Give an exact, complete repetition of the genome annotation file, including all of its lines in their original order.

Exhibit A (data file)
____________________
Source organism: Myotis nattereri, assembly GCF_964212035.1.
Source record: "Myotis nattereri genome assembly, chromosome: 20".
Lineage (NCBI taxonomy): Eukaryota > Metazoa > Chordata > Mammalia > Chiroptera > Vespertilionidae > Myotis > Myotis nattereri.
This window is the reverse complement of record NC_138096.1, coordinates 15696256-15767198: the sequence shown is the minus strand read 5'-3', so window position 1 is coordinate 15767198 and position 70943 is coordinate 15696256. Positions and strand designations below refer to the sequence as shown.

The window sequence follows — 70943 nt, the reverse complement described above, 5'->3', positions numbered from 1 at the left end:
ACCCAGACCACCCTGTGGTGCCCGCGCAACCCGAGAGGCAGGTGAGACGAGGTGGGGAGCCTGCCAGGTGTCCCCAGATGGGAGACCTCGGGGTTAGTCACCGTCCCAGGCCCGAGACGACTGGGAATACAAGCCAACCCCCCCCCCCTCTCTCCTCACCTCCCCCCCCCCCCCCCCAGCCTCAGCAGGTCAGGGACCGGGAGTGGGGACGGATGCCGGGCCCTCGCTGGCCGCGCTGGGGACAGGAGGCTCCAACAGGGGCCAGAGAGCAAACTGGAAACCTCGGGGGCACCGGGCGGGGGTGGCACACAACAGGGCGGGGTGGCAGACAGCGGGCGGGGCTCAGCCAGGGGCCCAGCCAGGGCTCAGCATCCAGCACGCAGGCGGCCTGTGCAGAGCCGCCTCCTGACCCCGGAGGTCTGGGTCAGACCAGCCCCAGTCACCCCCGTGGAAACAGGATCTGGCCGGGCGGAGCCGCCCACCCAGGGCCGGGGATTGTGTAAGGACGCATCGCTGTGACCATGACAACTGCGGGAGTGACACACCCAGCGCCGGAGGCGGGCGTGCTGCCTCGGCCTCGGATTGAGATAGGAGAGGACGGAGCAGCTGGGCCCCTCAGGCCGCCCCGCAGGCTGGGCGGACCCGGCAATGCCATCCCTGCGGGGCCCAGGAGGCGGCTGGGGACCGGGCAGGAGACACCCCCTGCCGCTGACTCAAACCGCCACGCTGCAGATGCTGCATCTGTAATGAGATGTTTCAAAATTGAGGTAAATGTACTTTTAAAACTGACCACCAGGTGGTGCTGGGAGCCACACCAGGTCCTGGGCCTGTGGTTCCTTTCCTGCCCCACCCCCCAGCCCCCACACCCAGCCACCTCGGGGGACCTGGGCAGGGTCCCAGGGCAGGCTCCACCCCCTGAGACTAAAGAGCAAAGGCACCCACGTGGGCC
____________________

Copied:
Source organism: Myotis nattereri, assembly GCF_964212035.1.
Source record: "Myotis nattereri genome assembly, chromosome: 20".
Lineage (NCBI taxonomy): Eukaryota > Metazoa > Chordata > Mammalia > Chiroptera > Vespertilionidae > Myotis > Myotis nattereri.
This window is the reverse complement of record NC_138096.1, coordinates 15696256-15767198: the sequence shown is the minus strand read 5'-3', so window position 1 is coordinate 15767198 and position 70943 is coordinate 15696256. Positions and strand designations below refer to the sequence as shown.

The window sequence follows — 70943 nt, the reverse complement described above, 5'->3', positions numbered from 1 at the left end:
ACCCAGACCACCCTGTGGTGCCCGCGCAACCCGAGAGGCAGGTGAGACGAGGTGGGGAGCCTGCCAGGTGTCCCCAGATGGGAGACCTCGGGGTTAGTCACCGTCCCAGGCCCGAGACGACTGGGAATACAAGCCAACCCCCCCCCCCTCTCTCCTCACCTCCCCCCCCCCCCCCCCAGCCTCAGCAGGTCAGGGACCGGGAGTGGGGACGGATGCCGGGCCCTCGCTGGCCGCGCTGGGGACAGGAGGCTCCAACAGGGGCCAGAGAGCAAACTGGAAACCTCGGGGGCACCGGGCGGGGGTGGCACACAACAGGGCGGGGTGGCAGACAGCGGGCGGGGCTCAGCCAGGGGCCCAGCCAGGGCTCAGCATCCAGCACGCAGGCGGCCTGTGCAGAGCCGCCTCCTGACCCCGGAGGTCTGGGTCAGACCAGCCCCAGTCACCCCCGTGGAAACAGGATCTGGCCGGGCGGAGCCGCCCACCCAGGGCCGGGGATTGTGTAAGGACGCATCGCTGTGACCATGACAACTGCGGGAGTGACACACCCAGCGCCGGAGGCGGGCGTGCTGCCTCGGCCTCGGATTGAGATAGGAGAGGACGGAGCAGCTGGGCCCCTCAGGCCGCCCCGCAGGCTGGGCGGACCCGGCAATGCCATCCCTGCGGGGCCCAGGAGGCGGCTGGGGACCGGGCAGGAGACACCCCCTGCCGCTGACTCAAACCGCCACGCTGCAGATGCTGCATCTGTAATGAGATGTTTCAAAATTGAGGTAAATGTACTTTTAAAACTGACCACCAGGTGGTGCTGGGAGCCACACCAGGTCCTGGGCCTGTGGTTCCTTTCCTGCCCCACCCCCCAGCCCCCACACCCAGCCACCTCGGGGGACCTGGGCAGGGTCCCAGGGCAGGCTCCACCCCCTGAGACTAAAGAGCAAAGGCACCCACGTGGGCC